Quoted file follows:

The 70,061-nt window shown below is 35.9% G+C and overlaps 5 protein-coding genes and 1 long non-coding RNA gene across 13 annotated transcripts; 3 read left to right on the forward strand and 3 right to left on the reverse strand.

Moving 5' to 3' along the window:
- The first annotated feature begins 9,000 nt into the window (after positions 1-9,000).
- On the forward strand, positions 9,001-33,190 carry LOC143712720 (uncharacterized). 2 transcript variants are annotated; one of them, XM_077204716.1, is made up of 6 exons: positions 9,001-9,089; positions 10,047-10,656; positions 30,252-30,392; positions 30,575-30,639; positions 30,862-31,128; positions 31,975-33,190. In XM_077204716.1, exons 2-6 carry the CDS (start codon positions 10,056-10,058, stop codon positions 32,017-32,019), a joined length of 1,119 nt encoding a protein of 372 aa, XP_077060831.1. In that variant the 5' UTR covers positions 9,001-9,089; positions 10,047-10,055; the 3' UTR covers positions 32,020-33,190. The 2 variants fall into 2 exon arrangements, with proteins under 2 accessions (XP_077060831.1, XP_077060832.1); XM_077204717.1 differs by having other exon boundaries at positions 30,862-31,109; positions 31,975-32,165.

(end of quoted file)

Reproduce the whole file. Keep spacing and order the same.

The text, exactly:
The 70,061-nt window shown below is 35.9% G+C and overlaps 5 protein-coding genes and 1 long non-coding RNA gene across 13 annotated transcripts; 3 read left to right on the forward strand and 3 right to left on the reverse strand.

Moving 5' to 3' along the window:
- The first annotated feature begins 9,000 nt into the window (after positions 1-9,000).
- On the forward strand, positions 9,001-33,190 carry LOC143712720 (uncharacterized). 2 transcript variants are annotated; one of them, XM_077204716.1, is made up of 6 exons: positions 9,001-9,089; positions 10,047-10,656; positions 30,252-30,392; positions 30,575-30,639; positions 30,862-31,128; positions 31,975-33,190. In XM_077204716.1, exons 2-6 carry the CDS (start codon positions 10,056-10,058, stop codon positions 32,017-32,019), a joined length of 1,119 nt encoding a protein of 372 aa, XP_077060831.1. In that variant the 5' UTR covers positions 9,001-9,089; positions 10,047-10,055; the 3' UTR covers positions 32,020-33,190. The 2 variants fall into 2 exon arrangements, with proteins under 2 accessions (XP_077060831.1, XP_077060832.1); XM_077204717.1 differs by having other exon boundaries at positions 30,862-31,109; positions 31,975-32,165.